Live Jazz: Eddie Daniels Upstairs at Vitello’s

By Don Heckman

Eddie Daniels

Eddie Daniels’ reputation as a gifted jazz clarinetist and saxophonist is secure. Always respected for his remarkable, genre-crossing clarinet abilities, his multi-woodwind work (especially tenor saxophone and clarinet) established him, as far back as the ‘60s, as a player at ease as a sideman and a soloist, comfortably expressive in jazz, classical music and beyond.

Some, but not all, of those attributes were on display Friday night Upstairs at Vitello’s.  Making one of  his infrequent trips to the Southland from his Santa Fe home, Daniels was performing with the backing of the sterling L.A. trio of pianist Tom Ranier, bassist Mike Valerio and drummer Steve Schaeffer.  Despite minimal rehearsal time, the cohesion between the players was an impressive display of prime, improvisational music making.

Starting with a briskly rhythmic arrangement of “Stompin’ At The Savoy,” Daniels played with the high flying pyrotechnics that have stamped him as one of the very few world class practitioners of the jazz clarinet.  Other tunes followed in a similar pattern, with Daniels’ fast fingers setting the pace.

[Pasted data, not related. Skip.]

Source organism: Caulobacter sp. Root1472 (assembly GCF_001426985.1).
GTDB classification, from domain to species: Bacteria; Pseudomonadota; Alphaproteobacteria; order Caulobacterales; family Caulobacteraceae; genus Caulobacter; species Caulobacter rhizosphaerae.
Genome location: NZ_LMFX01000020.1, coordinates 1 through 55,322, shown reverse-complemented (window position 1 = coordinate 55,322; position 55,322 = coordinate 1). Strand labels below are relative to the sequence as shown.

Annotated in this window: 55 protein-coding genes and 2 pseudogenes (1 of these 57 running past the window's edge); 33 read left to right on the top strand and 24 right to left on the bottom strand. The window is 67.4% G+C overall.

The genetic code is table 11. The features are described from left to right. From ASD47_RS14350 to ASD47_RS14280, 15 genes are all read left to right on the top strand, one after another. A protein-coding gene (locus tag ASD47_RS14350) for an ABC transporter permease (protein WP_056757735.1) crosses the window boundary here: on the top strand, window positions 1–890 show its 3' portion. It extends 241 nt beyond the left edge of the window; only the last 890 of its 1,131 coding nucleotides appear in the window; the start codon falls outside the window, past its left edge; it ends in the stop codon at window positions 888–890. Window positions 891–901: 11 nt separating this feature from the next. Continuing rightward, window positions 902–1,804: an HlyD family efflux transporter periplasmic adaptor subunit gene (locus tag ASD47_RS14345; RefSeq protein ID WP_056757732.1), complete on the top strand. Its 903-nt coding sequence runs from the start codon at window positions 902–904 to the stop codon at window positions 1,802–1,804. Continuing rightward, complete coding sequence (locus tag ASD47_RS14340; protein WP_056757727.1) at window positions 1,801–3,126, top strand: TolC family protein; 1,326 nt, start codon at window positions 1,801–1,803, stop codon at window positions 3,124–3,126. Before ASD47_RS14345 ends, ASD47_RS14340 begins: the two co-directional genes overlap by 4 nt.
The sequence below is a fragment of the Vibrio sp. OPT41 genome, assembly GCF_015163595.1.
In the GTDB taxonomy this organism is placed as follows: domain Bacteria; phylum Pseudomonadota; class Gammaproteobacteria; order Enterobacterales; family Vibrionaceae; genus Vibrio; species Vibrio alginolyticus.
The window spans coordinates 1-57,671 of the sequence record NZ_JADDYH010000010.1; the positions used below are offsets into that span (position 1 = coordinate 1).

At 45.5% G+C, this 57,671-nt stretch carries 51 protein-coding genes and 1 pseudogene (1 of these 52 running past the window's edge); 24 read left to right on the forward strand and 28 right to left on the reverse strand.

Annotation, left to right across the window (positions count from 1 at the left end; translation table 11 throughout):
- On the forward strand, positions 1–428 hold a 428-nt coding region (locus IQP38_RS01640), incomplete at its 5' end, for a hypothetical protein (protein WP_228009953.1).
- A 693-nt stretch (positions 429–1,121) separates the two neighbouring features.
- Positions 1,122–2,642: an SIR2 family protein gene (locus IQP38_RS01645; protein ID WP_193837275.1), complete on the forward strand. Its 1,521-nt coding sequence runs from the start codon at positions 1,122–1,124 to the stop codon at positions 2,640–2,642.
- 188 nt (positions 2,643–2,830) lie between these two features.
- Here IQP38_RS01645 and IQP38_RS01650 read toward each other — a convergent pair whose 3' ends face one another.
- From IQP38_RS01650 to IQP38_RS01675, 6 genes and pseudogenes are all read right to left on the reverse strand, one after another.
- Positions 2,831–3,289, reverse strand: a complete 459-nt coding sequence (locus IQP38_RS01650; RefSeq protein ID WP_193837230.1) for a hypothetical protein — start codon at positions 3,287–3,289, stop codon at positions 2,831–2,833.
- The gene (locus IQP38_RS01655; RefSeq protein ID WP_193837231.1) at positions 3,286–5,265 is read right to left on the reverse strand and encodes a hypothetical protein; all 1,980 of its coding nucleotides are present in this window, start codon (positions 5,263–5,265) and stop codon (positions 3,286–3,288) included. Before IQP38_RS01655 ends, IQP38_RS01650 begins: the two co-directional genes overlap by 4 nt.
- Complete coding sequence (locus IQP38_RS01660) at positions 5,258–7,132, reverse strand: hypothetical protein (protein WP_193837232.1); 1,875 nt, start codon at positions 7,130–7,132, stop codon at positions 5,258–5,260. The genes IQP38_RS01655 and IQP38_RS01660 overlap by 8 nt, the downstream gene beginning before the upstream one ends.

When he switched to tenor saxophone for a few numbers, only the instrument changed; his style, with its emphasis on virtuosic technique, remained constant.

Tom Ranier, Eddie Daniels, Mike Valerio, Steve Schaeffer

Ranier’s soloing often provided an attractive counterpoint, especially in those passages in which he opened his lines to allow space for his improvising to breathe.  So, too, for Valerio and Schaeffer, working as a solid team.  Like Ranier, they provided textures that were supportive, airy and rhythmically alive.

But there was no denying Daniels’ extraordinary mastery of the clarinet.  Classically trained, frequently performing classical pieces, his improvisational range seems limited.  One could wish, however, for him to not make every solo into a note-filled excursion across the entire range of the instruments.  Instead, it would have been intriguing to hear him offer more of the sort of warm sensitivity provided by the woody timbres of the clarinet’s chalumeau register.

Given the rarity of his L.A. performances, however, it was a distinct pleasure to hear Daniels in action, especially with such superb backing.  Hopefully, there will also be an opportunity in the near future to hear him classically, as well.  A presentation of the Copland Clarinet Concerto with, say, the L.A. Philharmonic or the Los Angeles Chamber Orchestra would be a great start.

Photos by Bob Barry


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